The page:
[ KINDLE ] ❁ Downtown Owl Author Chuck Klosterman – Tkcleaningservices.co.uk

Downtown Owl Reprinted from the Chicago Center for Literature and Photography cclapcenter.com I am the original author of this essay, as well as the owner of CCLaP it is not being reprinted here illegally Regular readers might be confused at first over why I found Downtown Owl, the debut novel by famed Generation X memoirist Chuck Klosterman, so incredibly terrible, given how many tropes it shares with CCLaP Publishing s first original book, Ben Tanzer s 2008 Repetition Patterns after all, both are e Reprinted from the Chicago Center for Literature and Photography cclapcenter.com I am the original author of this essay, as well as the owner of CCLaP it is not being reprinted here illegally Regular readers might be confused at first over why I found Downtown Owl, the debut novel by famed Generation X memoirist Chuck Klosterman, so incredibly terrible, given how many tropes it shares with CCLaP Publishing s first original book, Ben Tanzer s 2008 Repetition Patterns after all, both are essentially collections of related stories, both of them orientedtowards character development than plot, both concerning the blue collar citizens of a small industrial town in the rural US, both heavily informed by the events that happen to these characters in the Reagan obsessed, pop culture happy early 1980s But see, this gets into something I talk about on a regular basis here, that for every general problem in literature that I rail against over and over at CCLaP, there are always exceptions that I end up loving, and that the differences between the two can oftentimes be surprisingly subtle ones in this case, for example, even while sharing many of the same surface level details, the reason I ultimately liked and signed Tanzer s manuscript was that at least he comes to a resolution concerning the situations his characters find themselves in even if in some stories it s a very quiet one , proof that his lovable losers have grown or at least changed by the end, and thus that there was a reason for us to read the story in the first place Klosterman, however, provides no such thing for his own 270 page masturbation session, turning in instead essentially a series of hacky Keilloresque go nowhere character sketches with no natural story arc at all, doubly damning here because of the characters not being very interesting in the first place a group of old men who sit around a diner each day debating conservative politics a 23 year old elementary school teacher who promptly becomes a miserable alcoholic the moment she arrives at this barely existing North Dakota village and a dozencharacters who make us think by the end, Why again am I supposed to care about the fates of any of these mouth breathers.And if this wasn t enough, Klosterman then tacks on one of the most hackneyed, ridiculously arbitrary endings I ve ever seen in contemporary literature, literally the meteorological equivalent of saying, Then a space alien showed up and killed them all with a giant laser ray, the kind of immature mess you d usually expect from some 15 year old who s suddenly gotten to the end of their creative writing homework and doesn t know how to end it But even with all this, there s still yet another problem with this book even worse than the ones already mentioned, summed up succinctly in the following plea I have for Klosterman if he is to ever one day stumble across this reviewahemF CKING ENOUGH ALREADY WITH THE ENDLESS GODD MN REFERENCES TO EMPTY SH TTY 80S POP CULTURE, SERIOUSLY YOU F CKING GEN X HACK, STOP IT STOP IT ENOUGH F CK YOU ENOUGH, F CK YOU F CK YOU STOP STOP STOP STOP STOP F CK YOU STOP The older I get, theI come to understand just how ashamed of ourselves we all should be for letting postmodernism devolve to the nadir it became by the 1990s, where we as a society seemed to suddenly believe that giant lists of band names and television shows somehow were an adequate substitute for actual insight, for actual storytelling craft and while I still believe in the power of occasional pop culture references in literature, especially when it s done to make a bigger metaphorical point for example, see the Repetition Patterns story Pac Man Fever, which turns out to not really be about Pac Man at all , I absolutely can no longer condone the mere mentioning of post Vietnam consumerist items just for the sake of mentioning them, for example in the unbelievable 64 mentions in just the first 50 pages of this particular book and yes, I literally sat and counted, and yes, I did so because I knew you wouldn t believe me otherwise.Klosterman can be forgiven for the four pop culture infused nonfiction memoirs he wrote before this first novel of his, because of them coming out during the years when we were all under this cultural spell including myself I was as guilty of worshipping empty pop culture in the 90s as everyone else but Downtown Owl just came out in 2008, long past the time that we ve discovered late postmodernism to be the elaborate intellectual con game it actually is I refuse to have anythingto do with PoMo trainwrecks like these in the Sincerist Obamian Age we now live in, and everyone involved with this book should be ashamed of themselves, for putting so much money and promotion behind such a badly erring reflection of our current zeitgeist.Out of 10 2.8 This review has been hidden because it contains spoilers To view it, click here Maybe I had low expectations, maybe I really like Chuck Klosterman, maybe it was the right book to read on the way to and from a memorial service in two sittings on public transportation regardless, I did really like the book I previously posted I was worried about the reference to Friday Night Lights on the back, but it s close Of course, North Dakota isn t Texas, and there s a lot less football even though FNL is only incidentally about football Don t read it if you re expecting some ep Maybe I had low expectations, maybe I really like Chuck Klosterman, maybe it was the right book to read on the way to and from a memorial service in two sittings on public transportation regardless, I did really like the book I previously posted I was worried about the reference to Friday Night Lights on the back, but it s close Of course, North Dakota isn t Texas, and there s a lot less football even though FNL is only incidentally about football Don t read it if you re expecting some epic plot to come out and hit you in the face It sFNL Season 1 a quiet portrait of a town that hasn t changed at all than FNL Season 2 in which Landry kills someone And you know what It s a good choice.I only hesitated from giving the book 5 stars because I got really angry not knowingof the reaction post blizzard, especially concerning Mitch and Julia And also not knowingabout Laidlaw In a Pop Matters interview Chuck Klosterman says, It was harder to write fiction, but maybe that was only because I d never done it before I can t remember if writing Fargo Rock City was hard or easy The fact that he s never written fiction before is painfully, achingly, stupefyingly, annoyingly obvious First, there is the problem with the adverbs, which I won t go into again.To start off Klosterman can t even answer the question of who is telling this story, one of the main tenets of all fi In a Pop Matters interview Chuck Klosterman says, It was harder to write fiction, but maybe that was only because I d never done it before I can t remember if writing Fargo Rock City was hard or easy The fact that he s never written fiction before is painfully, achingly, stupefyingly, annoyingly obvious First, there is the problem with the adverbs, which I won t go into again.To start off Klosterman can t even answer the question of who is telling this story, one of the main tenets of all fiction, even the most experimental My best guess, after finishing the book, is that it s Chuck Klosterman himself The mystery narrator seems to have all of Klosterman s patented schtick down There s tons of weird lists, parenthetical asides, pop culture references coming at you a mile a minute, lots of repetition to really make his point in case you missed it the first three times Sounds like Klosterman, right Read the rest Chuck Klosterman is adorable and thus we fell in love and made casual small talk one day about a year ago when he came in to sign books Now we live together Except, you know, he s a book on the shelf and I m a real live girl.I think, perhaps, had I read this several years ago, it would have been The Best Book I ve Ever Read However, Douglas Coupland got to the several years ago me first and so I spent the course of Downtown Owl looking for the Canada references There aren t any But explain Chuck Klosterman is adorable and thus we fell in love and made casual small talk one day about a year ago when he came in to sign books Now we live together Except, you know, he s a book on the shelf and I m a real live girl.I think, perhaps, had I read this several years ago, it would have been The Best Book I ve Ever Read However, Douglas Coupland got to the several years ago me first and so I spent the course of Downtown Owl looking for the Canada references There aren t any But explain the difference between Canada and North Dakota to me in a meaningful way and I ll give you five dollars That s not to say I didn t like it, but I think I ve read it before There were parts I loved and parts that seemed like silly writing exercises to amuse himself. If you ve never read Klosterman, DOWNTOWN OWL is a good one to start with I loved the characters in Owl, North Dakota and also the way the author chronicles the book through dates and times I grew up in a town of 1,000 people, so maybe I just identify , but this was a fabulous story. Loved it Klosterman is a genius and I ll read anything he writes he s so clever and writes in such a conversational way It s easy to get into the rhythmn of his writing and I enjoy every page In this book, he tells the story of a tiny town called Owl that s hit by a monster blizzard The blizzard doesn t even happen until the last few pages but every page leading up to it is a pleasure The surprising creepy ending kept me thinking about it for daysFavorite Passage Why do we get out of b Loved it Klosterman is a genius and I ll read anything he writes he s so clever and writes in such a conversational way It s easy to get into the rhythmn of his writing and I enjoy every page In this book, he tells the story of a tiny town called Owl that s hit by a monster blizzard The blizzard doesn t even happen until the last few pages but every page leading up to it is a pleasure The surprising creepy ending kept me thinking about it for daysFavorite Passage Why do we get out of bed Mitch wondered Is there any feeling better than being in bed What could possibly feel better than this What is going to happen in the course of my day that will be an improvement over lying on something very soft, underneath something very warm, wearing only underwear, doing absolutely nothing, all by myself Every day, Mitch awoke to this line reasoning Every day, the first move he made outside his sheets immediately destroyed the only flawless part of his existence He could still remember the spring of 1978, when he along with over half of his fifth grade classmates contracted mononucleosis It was the best month of his life Not sure what to say about this one Written as a series of vignettes about the denizens of rural Owl, North Dakota population 800ish , it presents a humorous and in my experience pretty accurate portrayal of small town living where everyone knows everyone and often their entire history , everyone knows everyone else s business there are few secrets , and everyone thinks everyone else is kind of an idiot most are , but they love them anyway and are willing to tolerate even the most outrageou Not sure what to say about this one Written as a series of vignettes about the denizens of rural Owl, North Dakota population 800ish , it presents a humorous and in my experience pretty accurate portrayal of small town living where everyone knows everyone and often their entire history , everyone knows everyone else s business there are few secrets , and everyone thinks everyone else is kind of an idiot most are , but they love them anyway and are willing to tolerate even the most outrageous character defects in service of peace and unity in the case of Owl a head football coach who repeatedly impregnates the school s cheerleaders.Klosterman clearly has great fondness for the region and writes some interesting characterizations My favorite For most of his youth, Horace had believed in destiny He believed it was his destiny to fight in a war But this was not some romantic, self destructive fantasy he did not believe it was his destiny to fight and die He believed it was his destiny to fight and live He believed it was his destiny to kill faceless foreigners for complex reasons that were beyond his control, and to deeply question the meaning of those murders, and to kill despite those questions, and to eventually understand the meaning of his own life through the battlefield executions of total strangers Unfortunately, Horace had been born in December of 1910, a terrible year for anyone who hoped to experience militaristic calamity To young for WWI and to old for WWII and later wars Owl I think aspires to be a North Dakota version of Richard Russo s Empire Falls or perhaps a North Dakota version of the early 1990 s sitcom Northern Exposure It s not up to the first because Russo is simply a much better writer, always invested in his characters they are friend, family Klosterman s writes his characters asnovelties to be observed Northern Exposure is a better comparison but Owl just isn t funny enough to be a comedy It s not bad for what it is, but overall it s just o.k On my buy, borrow, skip scale a weak borrow Ok, I just finished Downtown Owl A few thoughts 1 I realize slamming Klosterman is fashionable, but I liked this book, esp the first 250 pages, quite a bit However, it s important to note that Klosterman loves North Dakota and parts of Downtown Owl read like mash notes to the author s home state You could see him sitting in a bar saying, Wasn t growing up in North Dakota weird, even if we didn t know it at the time But still, I can t complain 2 I laughed out loud at least ten times whi Ok, I just finished Downtown Owl A few thoughts 1 I realize slamming Klosterman is fashionable, but I liked this book, esp the first 250 pages, quite a bit However, it s important to note that Klosterman loves North Dakota and parts of Downtown Owl read like mash notes to the author s home state You could see him sitting in a bar saying, Wasn t growing up in North Dakota weird, even if we didn t know it at the time But still, I can t complain 2 I laughed out loud at least ten times while reading this book Most of the laughter took place in the first 100 hundred pages.3 The interlocking stories strategy works pretty well, although I felt like Julia s character was the least developed She could have usedweight However, Klosterman sinsightful, esp with minute by minute thought processes, than a reader of his other work might imagine it s hard to get the author s other books out of your mind when reading Downtown Owl.4 Part of that is Klosterman s fault He writes like Klosterman, if you know what I mean, even when different characters are speaking.5 The last thirty or so pages were really weird I m not sure if the ending was necessary I m curious as to what others will think Still, I don t regret reading this book for one minute If you re a Klosterman fan you ll recognize some of his consistent talent in Downtown Owl and heck, it s a quick read Snag the book from the library and give it a shot You don t have anything to lose Somewhere In North Dakota, There Is A Town Called Owl That Isn T There Disco Is Over, But Punk Never Happened They Don T Have Cable They Don T Really Have Pop Culture, Unless You Count Grain Prices And Alcoholism People Work Hard And Then They Die They Hate The Government And Impregnate Teenage Girls But That S Not Nearly As Awful As It Sounds In Fact, Sometimes It S PerfectMitch Hrlicka Lives In Owl He Plays High School Football And Worries About His Weirdness, Or Lack Thereof Julia Rabia Just Moved To Owl She Gets Free Booze And Falls In Love With A Self Loathing Bison Farmer Who Listens To Goats Head Soup Horace Jones Has Resided In Owl For Seventy Three Years He Consumes A Lot Of Coffee, Thinks About His Dead Wife, And Understands The Truth They All Know Each Other Completely, Except That They Ve Never MetLike A Colder, Reagan Era Version Of The Last Picture Show Fused With Friday Night Lights, Chuck Klosterman S Downtown Owl Is The Unpretentious, Darkly Comedic Story Of How It Feels To Exist In A Community Where Rural Mythology And Violent Reality Are Pretty Much The Same Thing Loaded With Detail And Unified By A Very Real Blizzard, It S Technically About Certain People In A Certain Place At A Certain Timebut It S Really About A Problem And The Problem Is This What Does It Mean To Be A Normal Person And There Is No Answer But In Downtown Owl, What Matters Is How You Ask The Question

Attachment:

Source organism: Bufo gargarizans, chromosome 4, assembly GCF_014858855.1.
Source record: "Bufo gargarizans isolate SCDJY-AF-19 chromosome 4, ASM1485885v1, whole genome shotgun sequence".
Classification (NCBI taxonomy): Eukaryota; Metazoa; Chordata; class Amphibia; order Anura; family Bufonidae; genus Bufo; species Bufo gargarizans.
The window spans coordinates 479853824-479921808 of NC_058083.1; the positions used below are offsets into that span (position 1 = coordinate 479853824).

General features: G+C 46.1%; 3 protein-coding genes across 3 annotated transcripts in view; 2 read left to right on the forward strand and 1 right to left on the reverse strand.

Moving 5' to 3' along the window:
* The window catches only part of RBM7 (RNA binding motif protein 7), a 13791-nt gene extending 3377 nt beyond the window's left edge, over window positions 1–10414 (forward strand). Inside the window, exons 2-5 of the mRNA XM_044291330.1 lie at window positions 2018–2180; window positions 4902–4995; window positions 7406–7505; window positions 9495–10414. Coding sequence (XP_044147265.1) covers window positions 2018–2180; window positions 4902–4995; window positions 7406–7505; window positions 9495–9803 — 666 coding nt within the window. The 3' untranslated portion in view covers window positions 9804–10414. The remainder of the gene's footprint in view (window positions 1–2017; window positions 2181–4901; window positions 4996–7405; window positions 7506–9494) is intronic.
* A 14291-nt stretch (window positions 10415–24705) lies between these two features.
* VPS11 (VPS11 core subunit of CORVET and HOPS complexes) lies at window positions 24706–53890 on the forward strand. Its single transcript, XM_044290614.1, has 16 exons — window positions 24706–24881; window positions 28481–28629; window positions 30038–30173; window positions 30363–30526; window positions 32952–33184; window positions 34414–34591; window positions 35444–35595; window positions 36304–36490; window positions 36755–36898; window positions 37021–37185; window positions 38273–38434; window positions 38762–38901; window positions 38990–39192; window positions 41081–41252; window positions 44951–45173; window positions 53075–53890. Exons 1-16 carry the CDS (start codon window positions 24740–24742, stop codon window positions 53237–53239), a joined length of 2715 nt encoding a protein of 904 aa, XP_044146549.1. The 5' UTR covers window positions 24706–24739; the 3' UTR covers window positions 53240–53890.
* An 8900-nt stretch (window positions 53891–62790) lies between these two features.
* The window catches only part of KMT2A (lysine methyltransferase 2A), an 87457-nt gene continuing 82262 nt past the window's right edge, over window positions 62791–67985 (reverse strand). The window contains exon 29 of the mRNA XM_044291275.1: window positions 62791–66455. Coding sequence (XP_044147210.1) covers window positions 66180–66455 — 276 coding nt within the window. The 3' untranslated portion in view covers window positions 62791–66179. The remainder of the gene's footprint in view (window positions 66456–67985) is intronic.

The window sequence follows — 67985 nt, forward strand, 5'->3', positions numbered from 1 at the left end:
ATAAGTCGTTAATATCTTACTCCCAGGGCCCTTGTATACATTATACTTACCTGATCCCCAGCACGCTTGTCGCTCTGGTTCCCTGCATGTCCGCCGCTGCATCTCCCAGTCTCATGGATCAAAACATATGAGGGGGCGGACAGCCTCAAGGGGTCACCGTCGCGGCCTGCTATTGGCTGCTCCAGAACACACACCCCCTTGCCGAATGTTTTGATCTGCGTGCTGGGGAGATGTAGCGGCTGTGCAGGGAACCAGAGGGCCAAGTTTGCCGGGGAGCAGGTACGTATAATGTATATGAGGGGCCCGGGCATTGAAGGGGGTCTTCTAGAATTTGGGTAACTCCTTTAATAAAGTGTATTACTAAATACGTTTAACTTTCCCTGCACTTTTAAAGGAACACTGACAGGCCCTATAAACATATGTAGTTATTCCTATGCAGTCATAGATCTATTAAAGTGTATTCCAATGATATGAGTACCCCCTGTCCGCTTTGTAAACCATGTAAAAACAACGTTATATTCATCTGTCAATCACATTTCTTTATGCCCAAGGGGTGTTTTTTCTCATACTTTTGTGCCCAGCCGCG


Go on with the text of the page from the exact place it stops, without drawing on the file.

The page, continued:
About the Author: Chuck Klosterman

Charles John Chuck Klosterman is an American pop culture journalist, critic, humorist, and essayist He was raised on a farm near Wyndmere, North Dakota and graduated from the University of North Dakota in 1994 After college he was a journalist in Fargo, North Dakota and later an arts critic for the Akron Beacon Journal in Akron, Ohio, before moving to New York City in 2002.